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Government Adds Consumer Databases To Mining Queries 179

mrraven writes "According to an article in the Washington Post the government is increasingly using consumer databases for surveillance purposes. " From the article: "It is difficult to pinpoint the number of such contracts because many of them are classified, experts said. At the federal level, 52 government agencies had launched, or planned to begin, at least 199 data-mining projects as far back as 2004, according to a Government Accountability Office study."
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Government Adds Consumer Databases To Mining Queries

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  • by QCompson ( 675963 ) on Thursday June 15, 2006 @04:52PM (#15543494)
    What is so frightening about the data that the NSA/FBI is gathering about U.S. citizens is that while they claim it will solely be used to look for terrorists today, next year they will be using it to look for drug dealers, then file-sharers, then political "radicals", etc.

    The Patriot Act was supposedly passed to help law enforcement in their fight against terrorism, but it didn't take long before it was being used in the "war on drugs". When the Patriot Act was renewed recently, they added a provision about methamphetamine.

    In Attorney General Gonzo's own words: Importantly, the legislation provides additional tools for protecting our mass transportation systems and seaports from attack; takes steps to combat the methamphetamine epidemic that is sweeping our country; and closes dangerous loopholes in our ability to prevent terrorist financing.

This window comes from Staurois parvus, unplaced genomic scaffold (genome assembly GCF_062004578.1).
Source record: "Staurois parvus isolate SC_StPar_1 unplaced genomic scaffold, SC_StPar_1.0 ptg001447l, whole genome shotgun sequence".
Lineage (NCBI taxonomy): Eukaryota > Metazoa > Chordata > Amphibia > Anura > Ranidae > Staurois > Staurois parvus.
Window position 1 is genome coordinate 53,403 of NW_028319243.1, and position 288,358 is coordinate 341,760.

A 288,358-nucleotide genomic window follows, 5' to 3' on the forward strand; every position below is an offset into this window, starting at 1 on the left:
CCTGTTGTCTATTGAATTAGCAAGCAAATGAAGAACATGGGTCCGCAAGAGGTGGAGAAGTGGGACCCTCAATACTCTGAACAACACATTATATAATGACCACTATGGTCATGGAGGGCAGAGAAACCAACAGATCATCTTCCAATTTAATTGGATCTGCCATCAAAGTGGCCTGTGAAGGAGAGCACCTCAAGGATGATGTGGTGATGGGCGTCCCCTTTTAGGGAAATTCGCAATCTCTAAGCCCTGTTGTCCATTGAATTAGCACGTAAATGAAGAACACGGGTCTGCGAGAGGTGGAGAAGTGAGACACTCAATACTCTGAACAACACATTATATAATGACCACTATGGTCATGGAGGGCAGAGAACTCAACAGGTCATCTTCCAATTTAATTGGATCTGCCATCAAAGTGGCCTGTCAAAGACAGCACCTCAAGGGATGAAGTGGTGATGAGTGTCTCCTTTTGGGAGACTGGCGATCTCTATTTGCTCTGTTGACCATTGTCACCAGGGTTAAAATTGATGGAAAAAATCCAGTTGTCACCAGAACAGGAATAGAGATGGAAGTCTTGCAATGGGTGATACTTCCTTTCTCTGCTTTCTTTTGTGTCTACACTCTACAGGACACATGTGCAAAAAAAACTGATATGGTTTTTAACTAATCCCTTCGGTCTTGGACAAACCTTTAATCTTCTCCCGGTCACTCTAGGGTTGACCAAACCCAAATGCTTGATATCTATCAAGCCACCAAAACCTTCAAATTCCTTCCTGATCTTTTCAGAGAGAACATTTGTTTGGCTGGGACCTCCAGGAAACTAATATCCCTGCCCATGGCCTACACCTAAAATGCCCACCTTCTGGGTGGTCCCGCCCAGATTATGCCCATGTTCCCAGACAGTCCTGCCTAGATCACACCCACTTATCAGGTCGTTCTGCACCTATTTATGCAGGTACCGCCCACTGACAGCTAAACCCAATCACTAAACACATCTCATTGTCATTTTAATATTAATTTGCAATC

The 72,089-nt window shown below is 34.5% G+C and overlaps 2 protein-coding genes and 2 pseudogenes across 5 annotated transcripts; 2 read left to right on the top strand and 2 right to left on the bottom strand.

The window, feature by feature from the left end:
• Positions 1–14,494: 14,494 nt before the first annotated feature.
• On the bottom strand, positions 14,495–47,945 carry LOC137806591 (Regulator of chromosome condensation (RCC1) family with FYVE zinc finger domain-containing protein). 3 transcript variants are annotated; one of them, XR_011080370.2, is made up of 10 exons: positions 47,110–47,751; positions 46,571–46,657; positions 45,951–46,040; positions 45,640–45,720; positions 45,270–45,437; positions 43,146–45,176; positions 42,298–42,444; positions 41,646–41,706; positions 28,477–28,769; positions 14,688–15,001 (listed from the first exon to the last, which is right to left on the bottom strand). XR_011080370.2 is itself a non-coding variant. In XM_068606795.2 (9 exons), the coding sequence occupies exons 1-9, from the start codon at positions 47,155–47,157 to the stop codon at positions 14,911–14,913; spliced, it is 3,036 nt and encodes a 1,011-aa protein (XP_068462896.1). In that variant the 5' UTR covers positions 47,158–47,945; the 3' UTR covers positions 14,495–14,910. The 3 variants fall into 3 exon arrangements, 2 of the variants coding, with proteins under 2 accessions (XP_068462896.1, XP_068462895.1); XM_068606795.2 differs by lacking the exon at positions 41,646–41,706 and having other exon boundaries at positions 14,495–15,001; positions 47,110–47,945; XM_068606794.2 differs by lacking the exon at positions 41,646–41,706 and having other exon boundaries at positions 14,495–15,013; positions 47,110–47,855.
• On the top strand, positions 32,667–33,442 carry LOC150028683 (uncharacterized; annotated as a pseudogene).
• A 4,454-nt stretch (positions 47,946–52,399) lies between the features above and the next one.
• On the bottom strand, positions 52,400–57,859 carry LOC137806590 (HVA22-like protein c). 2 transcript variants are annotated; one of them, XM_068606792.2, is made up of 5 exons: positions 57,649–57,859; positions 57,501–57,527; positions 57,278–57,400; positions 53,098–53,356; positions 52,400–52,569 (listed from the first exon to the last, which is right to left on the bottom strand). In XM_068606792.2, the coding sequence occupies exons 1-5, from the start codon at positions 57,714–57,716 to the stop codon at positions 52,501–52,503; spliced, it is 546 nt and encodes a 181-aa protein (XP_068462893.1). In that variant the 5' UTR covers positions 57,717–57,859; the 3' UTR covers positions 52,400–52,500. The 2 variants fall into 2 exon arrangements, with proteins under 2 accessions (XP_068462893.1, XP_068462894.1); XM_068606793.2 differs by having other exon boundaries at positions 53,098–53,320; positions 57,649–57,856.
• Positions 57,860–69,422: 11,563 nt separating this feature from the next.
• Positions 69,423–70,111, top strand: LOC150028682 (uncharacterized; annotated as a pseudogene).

It is scary how this was packaged up under the "terrorism-oogity-boogity-label". This may all seem a bit off-topic, but it demonstrates that the government is willing and able to lump other issues into the terrorism catch-all.
  • Cash (Score:1, Informative)

    by Anonymous Coward on Thursday June 15, 2006 @05:11PM (#15543717)
    Pay with cash. It hasn't been outlawed yet.
  • On the plus side... (Score:4, Informative)

    by Jherek Carnelian ( 831679 ) on Thursday June 15, 2006 @05:23PM (#15543873)
    Unlike things like the "do not fly" list(s) where you aren't (officially) allowed to know if your name is on the list or not -- at least if the information is commercially available you can buy it yourself and find out what big brother knows (and presumably doesn't know) about you.

    You can also use that info to judge the effectiveness of whatever disinformation you use to protect yourself. For example, a good friend of mine had a fake id made up with her real name. But it had a bogus age (younger than her real age, she is a woman after all), bogus address and bogus SS# (or maybe DL# I forget). She was tired of all the clubs that swipe the magstripe to "check id" when in fact they are "swiping" your personal information.

    This use had the unexpected side-effect of creating a completely bogus "identical twin" in a surprisingly large number of these commercial databases with the same name and same town, but otherwise completely different info. In some databases like the address lookups on yahoo and other places, her "twin" is the only entry - her real info isn't there. At the very least, this twin should confuse any stalkers (she's had a few before this development).

Radioactive cats have 18 half-lives.